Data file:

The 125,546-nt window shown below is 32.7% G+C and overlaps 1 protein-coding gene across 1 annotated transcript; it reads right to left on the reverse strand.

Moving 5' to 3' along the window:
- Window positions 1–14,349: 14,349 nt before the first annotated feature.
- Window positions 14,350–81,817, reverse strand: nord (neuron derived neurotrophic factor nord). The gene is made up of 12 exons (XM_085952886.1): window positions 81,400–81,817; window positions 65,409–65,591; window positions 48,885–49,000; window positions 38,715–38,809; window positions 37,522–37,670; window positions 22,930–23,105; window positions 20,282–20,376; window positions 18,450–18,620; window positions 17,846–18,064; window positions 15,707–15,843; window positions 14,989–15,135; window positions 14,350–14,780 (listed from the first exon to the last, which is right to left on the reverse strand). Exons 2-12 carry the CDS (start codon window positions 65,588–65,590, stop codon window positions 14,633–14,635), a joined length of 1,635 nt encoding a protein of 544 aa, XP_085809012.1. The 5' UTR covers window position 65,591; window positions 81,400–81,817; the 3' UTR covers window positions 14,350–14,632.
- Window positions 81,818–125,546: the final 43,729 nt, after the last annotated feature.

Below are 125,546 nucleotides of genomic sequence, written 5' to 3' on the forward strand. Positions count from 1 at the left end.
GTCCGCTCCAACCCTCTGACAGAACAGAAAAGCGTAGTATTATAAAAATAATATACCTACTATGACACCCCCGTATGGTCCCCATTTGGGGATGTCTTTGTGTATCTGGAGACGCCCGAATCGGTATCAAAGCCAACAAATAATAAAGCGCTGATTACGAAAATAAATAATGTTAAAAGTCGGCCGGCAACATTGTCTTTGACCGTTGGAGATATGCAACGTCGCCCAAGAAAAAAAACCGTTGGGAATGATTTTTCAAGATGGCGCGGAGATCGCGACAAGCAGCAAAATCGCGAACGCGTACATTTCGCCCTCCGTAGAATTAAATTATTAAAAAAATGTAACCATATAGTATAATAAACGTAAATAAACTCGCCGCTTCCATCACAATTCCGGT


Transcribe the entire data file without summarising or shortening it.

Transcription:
The 125,546-nt window shown below is 32.7% G+C and overlaps 1 protein-coding gene across 1 annotated transcript; it reads right to left on the reverse strand.

Moving 5' to 3' along the window:
- Window positions 1–14,349: 14,349 nt before the first annotated feature.
- Window positions 14,350–81,817, reverse strand: nord (neuron derived neurotrophic factor nord). The gene is made up of 12 exons (XM_085952886.1): window positions 81,400–81,817; window positions 65,409–65,591; window positions 48,885–49,000; window positions 38,715–38,809; window positions 37,522–37,670; window positions 22,930–23,105; window positions 20,282–20,376; window positions 18,450–18,620; window positions 17,846–18,064; window positions 15,707–15,843; window positions 14,989–15,135; window positions 14,350–14,780 (listed from the first exon to the last, which is right to left on the reverse strand). Exons 2-12 carry the CDS (start codon window positions 65,588–65,590, stop codon window positions 14,633–14,635), a joined length of 1,635 nt encoding a protein of 544 aa, XP_085809012.1. The 5' UTR covers window position 65,591; window positions 81,400–81,817; the 3' UTR covers window positions 14,350–14,632.
- Window positions 81,818–125,546: the final 43,729 nt, after the last annotated feature.

Below are 125,546 nucleotides of genomic sequence, written 5' to 3' on the forward strand. Positions count from 1 at the left end.
GTCCGCTCCAACCCTCTGACAGAACAGAAAAGCGTAGTATTATAAAAATAATATACCTACTATGACACCCCCGTATGGTCCCCATTTGGGGATGTCTTTGTGTATCTGGAGACGCCCGAATCGGTATCAAAGCCAACAAATAATAAAGCGCTGATTACGAAAATAAATAATGTTAAAAGTCGGCCGGCAACATTGTCTTTGACCGTTGGAGATATGCAACGTCGCCCAAGAAAAAAAACCGTTGGGAATGATTTTTCAAGATGGCGCGGAGATCGCGACAAGCAGCAAAATCGCGAACGCGTACATTTCGCCCTCCGTAGAATTAAATTATTAAAAAAATGTAACCATATAGTATAATAAACGTAAATAAACTCGCCGCTTCCATCACAATTCCGGT